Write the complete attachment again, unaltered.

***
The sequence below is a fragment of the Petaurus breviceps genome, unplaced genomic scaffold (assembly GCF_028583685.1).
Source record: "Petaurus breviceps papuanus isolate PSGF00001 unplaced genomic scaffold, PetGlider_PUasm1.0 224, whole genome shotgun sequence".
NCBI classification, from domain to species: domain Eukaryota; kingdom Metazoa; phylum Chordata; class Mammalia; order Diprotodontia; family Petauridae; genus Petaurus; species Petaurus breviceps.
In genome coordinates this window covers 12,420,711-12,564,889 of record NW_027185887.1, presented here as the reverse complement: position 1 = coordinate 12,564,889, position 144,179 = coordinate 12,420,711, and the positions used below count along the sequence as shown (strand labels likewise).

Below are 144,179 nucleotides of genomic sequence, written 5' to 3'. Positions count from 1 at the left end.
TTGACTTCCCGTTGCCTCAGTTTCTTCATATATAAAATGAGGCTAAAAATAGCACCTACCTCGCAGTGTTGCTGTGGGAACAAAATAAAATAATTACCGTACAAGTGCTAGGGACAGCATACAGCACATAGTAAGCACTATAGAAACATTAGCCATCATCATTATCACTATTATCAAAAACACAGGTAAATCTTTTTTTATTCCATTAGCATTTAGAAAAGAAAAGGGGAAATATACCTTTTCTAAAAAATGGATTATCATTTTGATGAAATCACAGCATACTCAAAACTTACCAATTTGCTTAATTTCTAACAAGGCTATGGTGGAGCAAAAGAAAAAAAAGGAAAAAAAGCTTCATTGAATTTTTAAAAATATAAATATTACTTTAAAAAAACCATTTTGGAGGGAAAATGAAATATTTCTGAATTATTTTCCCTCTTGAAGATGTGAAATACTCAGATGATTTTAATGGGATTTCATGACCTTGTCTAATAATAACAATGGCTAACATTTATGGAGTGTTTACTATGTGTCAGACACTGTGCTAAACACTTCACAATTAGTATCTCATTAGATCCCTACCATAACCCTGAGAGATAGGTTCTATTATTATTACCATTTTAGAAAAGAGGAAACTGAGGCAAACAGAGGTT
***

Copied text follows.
The sequence below is a fragment of the Petaurus breviceps genome, unplaced genomic scaffold (assembly GCF_028583685.1).
Source record: "Petaurus breviceps papuanus isolate PSGF00001 unplaced genomic scaffold, PetGlider_PUasm1.0 224, whole genome shotgun sequence".
NCBI classification, from domain to species: domain Eukaryota; kingdom Metazoa; phylum Chordata; class Mammalia; order Diprotodontia; family Petauridae; genus Petaurus; species Petaurus breviceps.
In genome coordinates this window covers 12,420,711-12,564,889 of record NW_027185887.1, presented here as the reverse complement: position 1 = coordinate 12,564,889, position 144,179 = coordinate 12,420,711, and the positions used below count along the sequence as shown (strand labels likewise).

Below are 144,179 nucleotides of genomic sequence, written 5' to 3'. Positions count from 1 at the left end.
TTGACTTCCCGTTGCCTCAGTTTCTTCATATATAAAATGAGGCTAAAAATAGCACCTACCTCGCAGTGTTGCTGTGGGAACAAAATAAAATAATTACCGTACAAGTGCTAGGGACAGCATACAGCACATAGTAAGCACTATAGAAACATTAGCCATCATCATTATCACTATTATCAAAAACACAGGTAAATCTTTTTTTATTCCATTAGCATTTAGAAAAGAAAAGGGGAAATATACCTTTTCTAAAAAATGGATTATCATTTTGATGAAATCACAGCATACTCAAAACTTACCAATTTGCTTAATTTCTAACAAGGCTATGGTGGAGCAAAAGAAAAAAAAGGAAAAAAAGCTTCATTGAATTTTTAAAAATATAAATATTACTTTAAAAAAACCATTTTGGAGGGAAAATGAAATATTTCTGAATTATTTTCCCTCTTGAAGATGTGAAATACTCAGATGATTTTAATGGGATTTCATGACCTTGTCTAATAATAACAATGGCTAACATTTATGGAGTGTTTACTATGTGTCAGACACTGTGCTAAACACTTCACAATTAGTATCTCATTAGATCCCTACCATAACCCTGAGAGATAGGTTCTATTATTATTACCATTTTAGAAAAGAGGAAACTGAGGCAAACAGAGGTT